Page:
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It seems the damage, which led some customers to cancel or change their credit and debit card numbers, was worse than originally reported.
TJ Maxx said in January that it believed the intrusion only took place from May 2006 to January 2007, but the company said today in a statement its computer system was compromised in July 2005 and other dates in that year.
In another new development, the company now believes that information regarding portions of the credit and debit card transactions at its U.S., Puerto Rican and Canadian stores (excluding debit card transactions with cards issued by Canadian banks) from January 2003 through June 2004 was compromised.
Also, for most of the transactions from September 2003 through June 2004, some of the card information was masked at the time of the transaction, making that portion unavailable to the intruder.
TJ Maxx also said that customer names and addresses were not included with the credit and debit card data believed to have been compromised.
"We are working with leading computer security firms to investigate the problem and enhance our computer security in order to protect our customers' data," TJX Companies President and CEO Carol Meyrowitz said in a letter on the company's Web site today.
"We are dedicating significant resources to evaluate the issue. Given the nature of the breach, the size and international scope of our operations and the complexity of the way credit card transactions are processed, the evaluation is, by necessity, taking time."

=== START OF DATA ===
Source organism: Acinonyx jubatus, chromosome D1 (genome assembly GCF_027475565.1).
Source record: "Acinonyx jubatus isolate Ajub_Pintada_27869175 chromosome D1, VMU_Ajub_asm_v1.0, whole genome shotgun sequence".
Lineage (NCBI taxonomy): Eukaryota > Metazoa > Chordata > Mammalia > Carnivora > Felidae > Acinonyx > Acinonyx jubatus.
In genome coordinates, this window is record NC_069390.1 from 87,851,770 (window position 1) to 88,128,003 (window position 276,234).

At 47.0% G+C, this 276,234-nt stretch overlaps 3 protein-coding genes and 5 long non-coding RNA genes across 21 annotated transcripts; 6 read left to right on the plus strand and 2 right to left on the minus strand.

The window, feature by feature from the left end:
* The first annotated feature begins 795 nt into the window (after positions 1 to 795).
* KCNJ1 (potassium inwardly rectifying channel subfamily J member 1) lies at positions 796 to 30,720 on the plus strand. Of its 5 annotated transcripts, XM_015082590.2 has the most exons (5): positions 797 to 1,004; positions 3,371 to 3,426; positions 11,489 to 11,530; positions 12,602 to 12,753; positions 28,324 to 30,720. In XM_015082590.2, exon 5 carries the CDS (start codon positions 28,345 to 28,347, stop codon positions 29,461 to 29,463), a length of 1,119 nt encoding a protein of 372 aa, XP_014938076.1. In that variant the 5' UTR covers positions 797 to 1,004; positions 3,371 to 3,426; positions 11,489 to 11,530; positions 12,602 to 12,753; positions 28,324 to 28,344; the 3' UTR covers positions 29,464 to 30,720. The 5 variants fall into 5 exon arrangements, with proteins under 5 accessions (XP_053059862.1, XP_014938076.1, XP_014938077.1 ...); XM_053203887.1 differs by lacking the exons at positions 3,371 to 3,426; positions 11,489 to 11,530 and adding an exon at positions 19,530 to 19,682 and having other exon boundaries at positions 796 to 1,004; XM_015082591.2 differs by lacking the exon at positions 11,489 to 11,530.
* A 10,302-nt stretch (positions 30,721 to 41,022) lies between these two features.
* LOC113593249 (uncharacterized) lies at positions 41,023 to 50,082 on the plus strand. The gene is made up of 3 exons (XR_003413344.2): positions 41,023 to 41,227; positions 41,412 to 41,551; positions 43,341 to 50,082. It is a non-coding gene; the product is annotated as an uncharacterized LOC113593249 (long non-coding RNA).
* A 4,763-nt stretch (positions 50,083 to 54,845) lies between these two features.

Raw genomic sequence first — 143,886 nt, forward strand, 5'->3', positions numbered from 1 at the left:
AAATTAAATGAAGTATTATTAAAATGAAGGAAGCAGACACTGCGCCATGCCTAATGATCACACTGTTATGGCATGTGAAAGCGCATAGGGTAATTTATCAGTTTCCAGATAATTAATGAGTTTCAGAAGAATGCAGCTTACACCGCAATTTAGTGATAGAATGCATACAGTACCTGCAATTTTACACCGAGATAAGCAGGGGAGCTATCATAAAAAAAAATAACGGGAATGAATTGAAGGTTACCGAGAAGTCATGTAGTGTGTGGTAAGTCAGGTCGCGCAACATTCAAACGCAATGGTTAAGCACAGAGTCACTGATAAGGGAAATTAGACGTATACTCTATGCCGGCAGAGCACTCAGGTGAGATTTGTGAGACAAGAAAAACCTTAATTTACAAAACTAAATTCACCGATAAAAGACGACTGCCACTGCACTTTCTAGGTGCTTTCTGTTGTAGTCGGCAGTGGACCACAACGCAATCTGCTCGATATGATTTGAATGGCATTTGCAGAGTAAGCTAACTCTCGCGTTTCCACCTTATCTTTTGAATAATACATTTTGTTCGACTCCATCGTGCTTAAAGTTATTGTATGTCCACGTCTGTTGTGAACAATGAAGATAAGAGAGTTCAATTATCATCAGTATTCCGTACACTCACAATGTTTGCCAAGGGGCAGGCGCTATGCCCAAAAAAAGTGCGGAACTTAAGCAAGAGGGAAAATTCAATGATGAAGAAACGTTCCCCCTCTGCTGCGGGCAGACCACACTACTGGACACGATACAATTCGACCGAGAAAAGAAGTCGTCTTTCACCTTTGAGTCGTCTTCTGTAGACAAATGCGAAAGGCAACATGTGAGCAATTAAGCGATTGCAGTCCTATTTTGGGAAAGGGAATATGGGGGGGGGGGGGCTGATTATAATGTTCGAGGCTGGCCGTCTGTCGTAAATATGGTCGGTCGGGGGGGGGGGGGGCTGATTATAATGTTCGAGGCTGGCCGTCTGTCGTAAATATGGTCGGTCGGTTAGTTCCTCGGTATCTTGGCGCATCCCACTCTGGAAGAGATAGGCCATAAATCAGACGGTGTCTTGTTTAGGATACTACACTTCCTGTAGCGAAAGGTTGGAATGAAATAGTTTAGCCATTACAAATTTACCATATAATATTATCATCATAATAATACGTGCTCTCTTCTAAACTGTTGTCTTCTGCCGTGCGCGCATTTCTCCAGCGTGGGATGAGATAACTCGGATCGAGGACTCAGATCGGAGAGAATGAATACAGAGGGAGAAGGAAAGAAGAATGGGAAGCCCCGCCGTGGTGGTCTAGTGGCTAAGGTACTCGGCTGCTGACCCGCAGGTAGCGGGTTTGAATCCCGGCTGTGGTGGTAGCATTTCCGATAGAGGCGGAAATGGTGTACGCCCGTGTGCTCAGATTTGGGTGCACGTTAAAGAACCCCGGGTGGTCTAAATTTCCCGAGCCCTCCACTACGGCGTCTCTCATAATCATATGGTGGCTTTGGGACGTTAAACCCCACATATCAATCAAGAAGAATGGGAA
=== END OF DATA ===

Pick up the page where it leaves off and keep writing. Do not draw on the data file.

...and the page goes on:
Andrew Jaquith, a security analyst with the Yankee Group, told internetnews.com the only good news for TJ Maxx is that "it will be someone else next month."
Jaquith, who credited TJ Maxx for reporting the new findings right away, said a lot of companies are struggling with these kind of security issues.
"Personally identifiable or non-public information is the asbestos of 2006 and 2007," said Jaquith. "A lot of places we like to frequent have it and all of a sudden we find it's toxic."
And just like asbestos, he said the process of cleaning up and securing confidential data online is going to be a long, expensive process.
"There is no silver bullet, but one of the key points I make to companies is to ask what information they are keeping about their customers. If they don't know, that's a problem right there," said Jaquith.
He added that in a lot of instances, companies are collecting customer data they don't need, like Social Security and license numbers.
He suggested that if such background info is necessary from a security point of view at time of purchase, companies still make the mistake of hanging onto the data for too long.